Paul Erio, a French journalist who was in Moscow at the time, In Russia...Everybody knows, too, that mothers strangle their children in order to eat them and families designate who shall be killed first to nourish the others...13 This claim loses credibility by the time the information reaches The New York Times it has already been interpreted and corrupted by three sources. He relates the following accounts:

  • A restaurant in Pongstcher, in the Province of Samara, at which was sold only dishes of human meat.
  • A nurse witnesses five people sitting around a pot of boiled flesh from a little girl.
  • A man by the name of Chaperoff in Otachiva Station was found to have killed his father and his ten year old nephew and consumed them both. At the man's apartment they found bones that were analyzed and showed signs of having been cooked as well as a woman's hand that was boiled and then put into a bottle of alcohol from which flesh had been eaten13.

He went on to allege that there were fifty more such claims made by people who had come from the famine areas. He says that, [He] will not repeat them, firstly, because of their horror; secondly, because [he] should probably not convince anybody,13 he further weakens the credibility of his claims by making no effort to prove them.

This exhibition of photos and documents had been displayed for the public in what had been the Law Courts, very close to Lenin's apartments. The purpose of it can be seen in words that were hung on the wall.

  • These people are not cannibals who eat their dead because they are hungry: but those are cannibals who do not give of their surplus to the hungry.13

The government was not to blame for a situation that may have resulted in cannibalism, it was the fault of the people for not embracing communism fast enough. Measures might have already been in effect to collect and redistribute the goods of the country, thereby eliminating the results of the famine.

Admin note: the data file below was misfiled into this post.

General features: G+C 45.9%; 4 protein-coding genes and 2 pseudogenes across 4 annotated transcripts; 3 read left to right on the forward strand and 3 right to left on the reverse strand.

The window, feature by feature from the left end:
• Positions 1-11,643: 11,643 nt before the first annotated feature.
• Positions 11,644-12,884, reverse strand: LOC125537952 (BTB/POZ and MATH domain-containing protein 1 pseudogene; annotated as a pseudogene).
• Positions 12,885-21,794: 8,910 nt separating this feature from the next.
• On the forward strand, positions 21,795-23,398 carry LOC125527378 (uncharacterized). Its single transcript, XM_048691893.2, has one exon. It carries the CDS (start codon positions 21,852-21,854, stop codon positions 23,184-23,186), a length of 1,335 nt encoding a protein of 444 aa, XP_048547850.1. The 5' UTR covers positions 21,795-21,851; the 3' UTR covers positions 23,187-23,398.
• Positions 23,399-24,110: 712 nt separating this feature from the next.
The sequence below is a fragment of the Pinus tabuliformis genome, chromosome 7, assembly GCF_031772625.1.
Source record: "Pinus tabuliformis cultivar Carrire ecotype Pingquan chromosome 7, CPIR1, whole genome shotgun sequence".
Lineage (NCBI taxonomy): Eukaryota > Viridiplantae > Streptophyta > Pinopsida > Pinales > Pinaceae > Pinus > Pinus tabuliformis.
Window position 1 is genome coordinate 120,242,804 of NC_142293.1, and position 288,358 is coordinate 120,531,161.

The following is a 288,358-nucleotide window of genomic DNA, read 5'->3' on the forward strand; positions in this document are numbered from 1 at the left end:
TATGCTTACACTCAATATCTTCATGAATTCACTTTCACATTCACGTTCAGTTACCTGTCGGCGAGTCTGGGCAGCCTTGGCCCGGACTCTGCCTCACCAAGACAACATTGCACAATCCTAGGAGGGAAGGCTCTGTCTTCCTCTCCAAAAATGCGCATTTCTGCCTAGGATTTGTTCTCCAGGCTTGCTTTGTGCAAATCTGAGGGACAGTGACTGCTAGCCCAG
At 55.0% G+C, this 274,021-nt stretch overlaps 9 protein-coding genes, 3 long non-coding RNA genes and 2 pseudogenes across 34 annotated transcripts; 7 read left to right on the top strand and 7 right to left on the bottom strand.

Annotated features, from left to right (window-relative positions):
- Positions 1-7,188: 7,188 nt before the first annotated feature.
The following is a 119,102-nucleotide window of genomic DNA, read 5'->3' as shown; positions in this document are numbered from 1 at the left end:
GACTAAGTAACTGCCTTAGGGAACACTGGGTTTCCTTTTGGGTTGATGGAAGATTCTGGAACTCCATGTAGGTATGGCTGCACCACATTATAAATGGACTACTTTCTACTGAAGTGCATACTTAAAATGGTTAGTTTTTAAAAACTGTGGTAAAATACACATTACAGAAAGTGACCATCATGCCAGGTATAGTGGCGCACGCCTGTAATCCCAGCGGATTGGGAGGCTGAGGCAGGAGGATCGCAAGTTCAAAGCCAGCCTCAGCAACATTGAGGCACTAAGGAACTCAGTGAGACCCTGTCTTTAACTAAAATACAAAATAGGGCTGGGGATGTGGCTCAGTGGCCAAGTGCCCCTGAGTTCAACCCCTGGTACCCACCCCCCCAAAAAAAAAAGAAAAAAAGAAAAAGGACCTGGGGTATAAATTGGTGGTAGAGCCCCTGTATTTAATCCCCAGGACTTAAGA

Thierry Brun with a body of other scholars, part of l'Unite de Recherche en Nutrition et Alimentation INSERM, offered a response to Robert Dirk's, Social Responses During Severe Food Shortages and Famine, where he made reference to this earliest documented case:

Une situation d'extrême famine se développe dans la région de la Volga à partir du printemps 1921 et s'intensifiant jusqu'en décembre de la même année. Après avoir épuisé leurs céréales et tubercules, mangé les animaux domestiques, les paysans se nourrissent de chiens, de mulots, de souris, d'herbe d'argile blanche, de charogne, de harnais et de pelisses bouillies. Pillage, lynchage, abandon et meurtre d'enfants se multiplient. Au cours de l'hiver la nécrophagie apparaît : on déterre les morts pour les manger. Certains assassinent pour consommer leur victime.5

The severe famine starting in the spring of 1921 caused the peasants of the Volga region to go through every edible resource they could find, the last of which were grass with white clay, harnesses, carrion, and animal hides. By that winter cannibalism was in practice and some had resorted to either digging up the graves of the dead or killing to eat their victims.

This account is more credible, because the evidence that Brun and these scholars use have actually been stated and analyzed using clinical observation to support their hypothesis.

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This web page is a creation of Sarah Duryea for course LIS 650 (created April 2011), LIU-Palmer School of Library Science based on a paper written during undergraduate studies at the State University of New York at New Paltz in 2005.